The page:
I got my director a few days ago! I’m paired up with Ben Evett, who is the founding artistic director of the Actors’ Shakespeare Project in Boston. I’m really excited to work with him. And my reading is on Shakespeare’s birthday too, so it’s fitting in that sense (yes, I’m a nerd who knows when Shakespeare’s birthday is). I sent the director my script last night, but I still need to make revisions. Yesterday was my final workshop of the piece, and I brought in the ending and an earlier scene that I had reworked to remove a blackout between it and the previous scene. The workshop was so helpful. My professor let the actors improvise in one of the new parts I’d added, asking them to make it sound more like sibling teasing rather than a regular conversation, and it was great. I hadn’t wanted the scene to sound too sentimental, and they gave me some great ideas for tweaking it. I also feel like I know now what needs to happen to the ending. I had been so lost, and I finally was able to see all the signs in the rest of the script pointing me to one place where the main character needs to go. Now I just need to write that part. Easier said than done, yes, but at least I feel like I have a roadmap of sorts now.

I also got a really exciting email earlier this week. The arts director for the Somerville News (one of our local papers) wants to interview me about my play and my reading because of the connections it has to the city (it takes place in Somerville, it’s about a Somerville family, and Somerville is also where I grew up). I’m going to meet with him on Saturday morning. I’m nervous. But it would be awesome if the interview brings in a few more people to my reading.

All of this news doesn’t even begin to illustrate how busy this week was. Last weekend was spent putting together my presentation about Samuel Beckett for Tuesday’s class and working on revisions to my play alongside it. I couldn’t sleep well Monday night, and I feel like I froze up at the start of my presentation on Tuesday and had a few moments of panic before I settled into it. The presentation led to a good class discussion though. One thing about Beckett is that he was highly protective of his work, so his estate won’t allow his plays to be produced if they deviate too much from the stage directions as they are written (if a director wants to modernize the setting, for example). This led to a spirited discussion about the collaborative nature of theater and whether it is right or wrong to exert so much control over the script.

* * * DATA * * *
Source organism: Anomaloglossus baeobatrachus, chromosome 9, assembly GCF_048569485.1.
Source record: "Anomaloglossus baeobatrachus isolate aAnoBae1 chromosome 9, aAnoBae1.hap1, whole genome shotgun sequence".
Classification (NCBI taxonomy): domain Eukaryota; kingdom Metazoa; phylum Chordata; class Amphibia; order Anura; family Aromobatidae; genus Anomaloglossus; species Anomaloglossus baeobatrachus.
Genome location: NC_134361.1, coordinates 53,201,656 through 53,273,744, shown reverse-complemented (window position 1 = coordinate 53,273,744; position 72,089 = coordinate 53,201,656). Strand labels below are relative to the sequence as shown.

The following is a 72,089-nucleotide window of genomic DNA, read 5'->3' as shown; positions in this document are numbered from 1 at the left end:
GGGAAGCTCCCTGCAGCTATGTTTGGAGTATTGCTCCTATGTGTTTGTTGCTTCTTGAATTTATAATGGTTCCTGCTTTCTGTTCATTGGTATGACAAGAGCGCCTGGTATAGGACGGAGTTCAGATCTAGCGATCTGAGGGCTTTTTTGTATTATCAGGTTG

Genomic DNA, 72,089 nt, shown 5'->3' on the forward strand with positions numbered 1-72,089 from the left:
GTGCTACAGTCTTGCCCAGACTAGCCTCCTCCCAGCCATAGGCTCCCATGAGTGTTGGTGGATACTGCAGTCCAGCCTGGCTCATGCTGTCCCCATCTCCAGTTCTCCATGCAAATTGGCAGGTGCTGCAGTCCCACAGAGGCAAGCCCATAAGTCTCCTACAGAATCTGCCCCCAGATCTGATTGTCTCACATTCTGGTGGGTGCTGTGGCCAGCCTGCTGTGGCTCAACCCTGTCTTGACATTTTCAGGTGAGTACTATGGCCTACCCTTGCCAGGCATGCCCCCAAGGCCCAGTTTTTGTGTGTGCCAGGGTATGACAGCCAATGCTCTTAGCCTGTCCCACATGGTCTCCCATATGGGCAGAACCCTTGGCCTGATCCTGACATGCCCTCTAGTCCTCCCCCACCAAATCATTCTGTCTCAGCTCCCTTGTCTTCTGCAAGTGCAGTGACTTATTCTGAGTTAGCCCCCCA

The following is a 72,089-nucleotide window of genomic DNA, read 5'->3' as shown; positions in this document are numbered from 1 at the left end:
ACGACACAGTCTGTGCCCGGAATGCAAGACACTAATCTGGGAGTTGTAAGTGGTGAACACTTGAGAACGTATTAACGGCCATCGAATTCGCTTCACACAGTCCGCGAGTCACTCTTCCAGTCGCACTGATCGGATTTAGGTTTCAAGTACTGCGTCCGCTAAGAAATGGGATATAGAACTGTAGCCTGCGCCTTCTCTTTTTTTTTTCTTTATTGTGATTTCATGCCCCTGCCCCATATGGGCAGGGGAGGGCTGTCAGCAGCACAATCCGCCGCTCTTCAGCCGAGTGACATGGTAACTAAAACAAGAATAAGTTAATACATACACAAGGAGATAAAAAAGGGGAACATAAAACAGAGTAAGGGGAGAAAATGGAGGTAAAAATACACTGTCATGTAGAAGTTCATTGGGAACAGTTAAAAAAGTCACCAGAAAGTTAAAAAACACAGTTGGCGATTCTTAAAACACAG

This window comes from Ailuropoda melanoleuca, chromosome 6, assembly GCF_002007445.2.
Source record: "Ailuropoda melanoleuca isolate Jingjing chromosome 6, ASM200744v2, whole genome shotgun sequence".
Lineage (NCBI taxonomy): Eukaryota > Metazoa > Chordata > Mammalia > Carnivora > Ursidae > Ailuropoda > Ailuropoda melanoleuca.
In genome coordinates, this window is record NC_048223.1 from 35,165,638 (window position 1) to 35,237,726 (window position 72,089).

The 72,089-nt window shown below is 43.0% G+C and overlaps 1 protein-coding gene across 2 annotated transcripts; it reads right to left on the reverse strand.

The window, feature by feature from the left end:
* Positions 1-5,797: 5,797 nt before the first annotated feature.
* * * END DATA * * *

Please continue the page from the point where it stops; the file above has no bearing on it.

I was also beyond busy at work this week. Our upcoming issue of the journal I work on was due at the printer on Thursday (which was also the day of my workshop, so my revisions had to be done by then too). Somehow I managed to copyedit like crazy during the day and still have the energy to work on my play at night after work. I have another rough week ahead of me leading up to Friday’s reading, and then the entire week following Friday will be busy because I’ll be going to the theater every night to cheer on my classmates as their readings go up. I’ll try to blog again before my reading if I can manage coherent thoughts amid the flurry of nerves.

A Brief Taste of Summer (and My Summer Schedule)

April 9th, 2010 by Colleen Hughes '04

I have Full House on the background while I’m writing this. If you read my earlier entry where I also mentioned the Tanner clan, you’d know that this means I am once again completely stressed out and am avoiding thinking about my play. My staged reading is two weeks from today. Yeah. I typed that sentence and then just stared at it for a few seconds and let it sink in.